DAR ES SALAAM (Reuters) – Tanzania’s President John Magufuli has threatened to close down all gold mines in the country if mining companies delay talks with his government aimed at resolving allegations of tax evasion.
The announcement by Magufuli, nicknamed “the Bulldozer” for his forceful leadership style, marks a further escalation of a dispute with foreign companies like Acacia Mining over export revenues.
“We have asked them to come for talks … they have agreed to come. But if they delay those talks, I will close down all the mines,” Magufuli told a cheering crowd at a public rally in the northwestern town of Kigoma.
Magufuli has sent shock-waves through the mining community in Africa’s fourth-largest gold producer since his election late in 2015 with a series of actions he says are aimed at ensuring that mining companies pay a fair share of taxes.
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The government has accused Acacia Mining, the country’s biggest gold miner, of evading taxes worth billions of dollars by under-declaring export volume and value of its minerals.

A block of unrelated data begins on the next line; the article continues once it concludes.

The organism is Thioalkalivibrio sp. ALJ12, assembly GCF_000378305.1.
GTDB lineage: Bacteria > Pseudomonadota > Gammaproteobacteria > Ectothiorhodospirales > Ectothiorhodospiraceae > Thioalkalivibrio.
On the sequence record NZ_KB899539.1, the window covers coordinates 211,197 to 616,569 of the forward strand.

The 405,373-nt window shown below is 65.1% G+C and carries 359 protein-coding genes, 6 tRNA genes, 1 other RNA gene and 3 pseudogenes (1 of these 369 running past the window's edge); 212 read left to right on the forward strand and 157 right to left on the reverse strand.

Acacia denies the allegations. The company said on July 4 it was seeking international arbitration to resolve the dispute. The company’s decision to seek arbitration came a day after Tanzania passed new laws to increase mining taxes, force companies to re-negotiate their contracts and allow the state to own up to 50 percent of shares in mining companies.
AngloGold Ashanti, which owns Tanzania’s biggest open-pit mine, Geita, also said last week that it was filing for international arbitration after the overhaul of the mining laws. Barrick Gold Corp., which owns a 63.9 percent stake in Acacia, agreed last month to hold talks with the government to resolve the tax evasion claims against Acacia.
The talks are yet to begin but officials said they could start “soon.”
“I have launched an economic war,” he told the crowd at the rally.
Reporting by Fumbuka Ng’wanakilala; Editing by Duncan Miriri and Jane Merriman